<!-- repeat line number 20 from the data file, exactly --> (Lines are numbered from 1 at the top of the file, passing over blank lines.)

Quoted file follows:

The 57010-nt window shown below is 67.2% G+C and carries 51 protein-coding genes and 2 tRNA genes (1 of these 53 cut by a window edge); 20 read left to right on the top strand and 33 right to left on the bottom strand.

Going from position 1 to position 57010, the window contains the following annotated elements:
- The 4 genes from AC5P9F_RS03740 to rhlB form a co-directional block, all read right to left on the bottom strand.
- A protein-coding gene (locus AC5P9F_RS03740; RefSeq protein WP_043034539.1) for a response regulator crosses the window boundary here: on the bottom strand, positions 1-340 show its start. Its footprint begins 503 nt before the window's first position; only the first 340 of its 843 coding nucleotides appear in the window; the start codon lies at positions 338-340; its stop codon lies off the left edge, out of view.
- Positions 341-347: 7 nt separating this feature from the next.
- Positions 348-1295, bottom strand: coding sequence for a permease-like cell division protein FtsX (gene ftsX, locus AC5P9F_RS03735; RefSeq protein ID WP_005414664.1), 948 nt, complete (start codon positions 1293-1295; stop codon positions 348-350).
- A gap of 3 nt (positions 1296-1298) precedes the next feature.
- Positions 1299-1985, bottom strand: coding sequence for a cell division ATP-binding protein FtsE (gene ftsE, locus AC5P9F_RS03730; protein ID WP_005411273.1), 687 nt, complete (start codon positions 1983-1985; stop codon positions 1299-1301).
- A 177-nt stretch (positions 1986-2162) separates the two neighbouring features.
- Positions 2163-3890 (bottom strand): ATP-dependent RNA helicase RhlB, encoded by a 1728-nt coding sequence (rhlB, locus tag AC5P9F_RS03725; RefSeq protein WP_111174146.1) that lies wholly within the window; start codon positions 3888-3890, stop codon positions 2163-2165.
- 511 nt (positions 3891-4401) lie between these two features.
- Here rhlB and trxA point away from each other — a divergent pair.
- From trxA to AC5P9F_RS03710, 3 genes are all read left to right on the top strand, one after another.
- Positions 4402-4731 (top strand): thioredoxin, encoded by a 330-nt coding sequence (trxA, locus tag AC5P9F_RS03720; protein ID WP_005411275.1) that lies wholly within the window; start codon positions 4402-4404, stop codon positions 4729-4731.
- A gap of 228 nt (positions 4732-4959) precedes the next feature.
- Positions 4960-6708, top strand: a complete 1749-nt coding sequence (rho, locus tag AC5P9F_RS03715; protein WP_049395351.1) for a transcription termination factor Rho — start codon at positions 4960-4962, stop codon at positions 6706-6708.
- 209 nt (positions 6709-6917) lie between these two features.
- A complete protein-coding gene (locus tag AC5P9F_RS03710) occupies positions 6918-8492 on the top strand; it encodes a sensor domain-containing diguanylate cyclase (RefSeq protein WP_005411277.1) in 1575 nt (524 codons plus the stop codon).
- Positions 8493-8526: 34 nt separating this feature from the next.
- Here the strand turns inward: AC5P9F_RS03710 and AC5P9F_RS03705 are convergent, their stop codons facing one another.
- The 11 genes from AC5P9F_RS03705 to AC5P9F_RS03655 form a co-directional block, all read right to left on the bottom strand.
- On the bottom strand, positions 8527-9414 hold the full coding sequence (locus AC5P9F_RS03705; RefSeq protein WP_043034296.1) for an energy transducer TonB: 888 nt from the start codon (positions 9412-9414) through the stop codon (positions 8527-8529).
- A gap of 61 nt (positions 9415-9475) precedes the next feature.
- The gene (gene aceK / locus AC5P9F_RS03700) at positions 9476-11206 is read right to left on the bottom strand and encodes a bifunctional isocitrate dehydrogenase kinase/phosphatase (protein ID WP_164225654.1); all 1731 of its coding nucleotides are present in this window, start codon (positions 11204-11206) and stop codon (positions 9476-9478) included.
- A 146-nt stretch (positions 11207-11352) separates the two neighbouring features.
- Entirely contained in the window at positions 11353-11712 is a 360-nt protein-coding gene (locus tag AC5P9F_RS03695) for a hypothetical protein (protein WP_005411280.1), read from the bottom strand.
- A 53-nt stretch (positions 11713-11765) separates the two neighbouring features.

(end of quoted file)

- Here the strand turns inward: AC5P9F_RS03710 and AC5P9F_RS03705 are convergent, their stop codons facing one another.